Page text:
In 2012/13, for ‘Mettre en Scene’, our partners were 10 primary schools in Lincolnshire, including Long Bennington as the Paris partner; Lambeth secondaries Dunraven, St. Gabriel’s Academy, and London Nautical, with LNS the Paris partner; St. Mark’s Primary School in Holloway again, joined by St. Mary Magdalen IB Film group.

We were delighted this year to welcome groups under the aegis of the Centre for Moving Image in Edinburgh – groups in E’burgh, Glasgow, and Dundee are taking part in ‘Understanding Cinema’, a programme based on Le Cinema Cent Ans de Jeunesse being looked after by Alasdair Satchel.

In 2011/2012, for ‘real/ fiction’, our partners are Lambeth CLC again, with Dunraven School and St. Andrews Primary Woodhall Spa in Lincs, as the Paris connection.  London Nautical are again participating, and we hope St. Catherine’s in Bexleyheath, another 8 or 9 schools in Lincolnshire, and we’ll go to Northern Ireland and Scotland to do some work with teachers there.  Film-makers are Sam Lawlor and Emma Sullivan, teachers are Phil Dyas, Chris Waugh, and Julia Waites, and Michelle Cannon is following, reporting, reflecting.

In 2010/11, the theme for the programme was Montrer/ cacher – what is shown or witheld in a film.  The partners that year were Lambeth Academy and London Nautical School, again under the auspices of Lambeth CLC, and St. Catherine’s in Bexleyheath.  The Lambeth film-makers and tutors were Emma Sullivan and Anna Colom, and Michelle Cannon was watching and evaluating the work, and updating the boys’ progress on this blog. In 2010/2011 we were also delighted that a group of schools in Lincolnshire took up the challenge, with Lincs advisors Jeannie Bulman and Christine Whitney.  And on 24 January, Mark Reid took the idea to 24 teachers on the Moving Image Arts programme in Northern Ireland.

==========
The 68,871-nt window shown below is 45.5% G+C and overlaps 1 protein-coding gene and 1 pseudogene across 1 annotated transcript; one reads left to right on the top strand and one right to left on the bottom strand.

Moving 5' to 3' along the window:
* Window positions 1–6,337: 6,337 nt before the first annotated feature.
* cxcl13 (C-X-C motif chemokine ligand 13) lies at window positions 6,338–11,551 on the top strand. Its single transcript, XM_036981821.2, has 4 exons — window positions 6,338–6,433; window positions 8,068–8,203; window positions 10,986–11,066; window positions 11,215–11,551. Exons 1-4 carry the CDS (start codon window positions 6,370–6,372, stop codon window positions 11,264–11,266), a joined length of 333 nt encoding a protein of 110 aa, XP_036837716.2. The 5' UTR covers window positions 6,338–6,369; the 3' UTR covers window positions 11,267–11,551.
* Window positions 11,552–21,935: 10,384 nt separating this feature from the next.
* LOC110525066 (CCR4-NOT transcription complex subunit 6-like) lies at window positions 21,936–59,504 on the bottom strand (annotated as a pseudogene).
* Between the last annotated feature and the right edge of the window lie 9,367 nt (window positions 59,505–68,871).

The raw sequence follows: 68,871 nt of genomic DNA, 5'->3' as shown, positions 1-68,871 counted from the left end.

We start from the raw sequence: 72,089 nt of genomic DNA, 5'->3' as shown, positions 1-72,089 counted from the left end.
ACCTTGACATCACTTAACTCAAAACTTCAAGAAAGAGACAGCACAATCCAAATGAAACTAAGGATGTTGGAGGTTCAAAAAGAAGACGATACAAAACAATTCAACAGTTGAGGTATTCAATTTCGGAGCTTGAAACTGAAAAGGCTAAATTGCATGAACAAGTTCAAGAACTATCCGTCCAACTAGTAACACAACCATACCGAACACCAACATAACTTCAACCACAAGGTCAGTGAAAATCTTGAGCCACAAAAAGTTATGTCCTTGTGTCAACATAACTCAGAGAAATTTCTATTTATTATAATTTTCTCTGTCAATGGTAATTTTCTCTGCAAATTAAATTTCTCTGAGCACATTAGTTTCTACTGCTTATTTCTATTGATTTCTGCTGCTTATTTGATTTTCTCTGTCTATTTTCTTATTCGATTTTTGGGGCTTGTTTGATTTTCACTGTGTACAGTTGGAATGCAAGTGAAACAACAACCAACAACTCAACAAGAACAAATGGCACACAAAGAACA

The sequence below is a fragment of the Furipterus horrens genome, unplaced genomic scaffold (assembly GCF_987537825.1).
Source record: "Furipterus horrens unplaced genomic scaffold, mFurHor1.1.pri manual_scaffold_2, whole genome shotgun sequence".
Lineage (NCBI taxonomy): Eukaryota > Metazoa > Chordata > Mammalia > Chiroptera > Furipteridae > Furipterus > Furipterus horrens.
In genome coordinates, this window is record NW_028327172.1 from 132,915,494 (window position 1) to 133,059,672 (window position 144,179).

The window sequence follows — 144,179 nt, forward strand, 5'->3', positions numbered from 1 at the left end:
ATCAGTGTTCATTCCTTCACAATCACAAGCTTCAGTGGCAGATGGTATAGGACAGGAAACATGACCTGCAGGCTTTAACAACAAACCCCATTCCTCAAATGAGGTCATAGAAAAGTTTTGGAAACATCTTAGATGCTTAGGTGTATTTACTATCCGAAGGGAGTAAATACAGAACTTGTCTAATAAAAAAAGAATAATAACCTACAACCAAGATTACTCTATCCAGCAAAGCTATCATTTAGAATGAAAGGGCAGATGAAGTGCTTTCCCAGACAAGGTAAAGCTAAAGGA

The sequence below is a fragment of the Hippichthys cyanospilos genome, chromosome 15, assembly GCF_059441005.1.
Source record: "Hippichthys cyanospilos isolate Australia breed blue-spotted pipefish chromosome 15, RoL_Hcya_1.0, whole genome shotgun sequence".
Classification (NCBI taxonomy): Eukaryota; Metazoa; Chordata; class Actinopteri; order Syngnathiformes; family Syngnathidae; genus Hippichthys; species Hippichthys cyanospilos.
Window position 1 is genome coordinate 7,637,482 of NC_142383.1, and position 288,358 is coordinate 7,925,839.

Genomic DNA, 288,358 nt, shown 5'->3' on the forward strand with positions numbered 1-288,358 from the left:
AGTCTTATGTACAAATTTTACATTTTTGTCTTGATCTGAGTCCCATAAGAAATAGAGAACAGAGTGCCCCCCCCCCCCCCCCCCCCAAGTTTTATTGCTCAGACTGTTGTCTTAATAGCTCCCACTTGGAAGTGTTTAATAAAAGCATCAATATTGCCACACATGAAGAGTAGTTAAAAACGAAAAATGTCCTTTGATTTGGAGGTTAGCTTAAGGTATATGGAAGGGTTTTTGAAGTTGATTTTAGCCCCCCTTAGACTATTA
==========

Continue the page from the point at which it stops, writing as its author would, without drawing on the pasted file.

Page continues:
In 2009/ 2010, BFI worked with a number of schools and City Learning Centres in south London as part of the Cinémathèque Française programme ‘le Cinéma, cent ans de jeunesse’.

Lambeth CLC, with Director Sarah Horrocks, film-maker Sam Lawlor, and Lambeth Academy and London Nautical School pupils.  Lambeth Academy featured 6 mixed year boys, and London Nautical School worked with 14 Year 8 boys.  London Nautical completed a ‘compressed’ version of the programme, in the Autumn term of 2009, and in Spring followed the Cinematheque ‘colour’ programme from 2008/09.

Wandsworth City Learning Centre, under the direction of Alex Purssey, worked with BTEC students from Salesian School and Battersea College.  The film-makers were Roger Elsgood and Pascal Mindlin.

St. Catherine’s School in Bexleyheath, under the direction of Alexandra Tomlinson, worked with a class of GCSE Media Studies students in Year 10.

Southwark City Learning Centre were represented by Dele Martin, working with St. Thomas the Apostle, St. Saviour’s and St. Olaves, and the Charter School.

At St. Catherine’s, Jack Hayter and Adam Jones were in charge.  Katie Jones, from St. Mark’s School in Holloway, north London, joined the programme, and her children’s films were shown at the Southbank in July.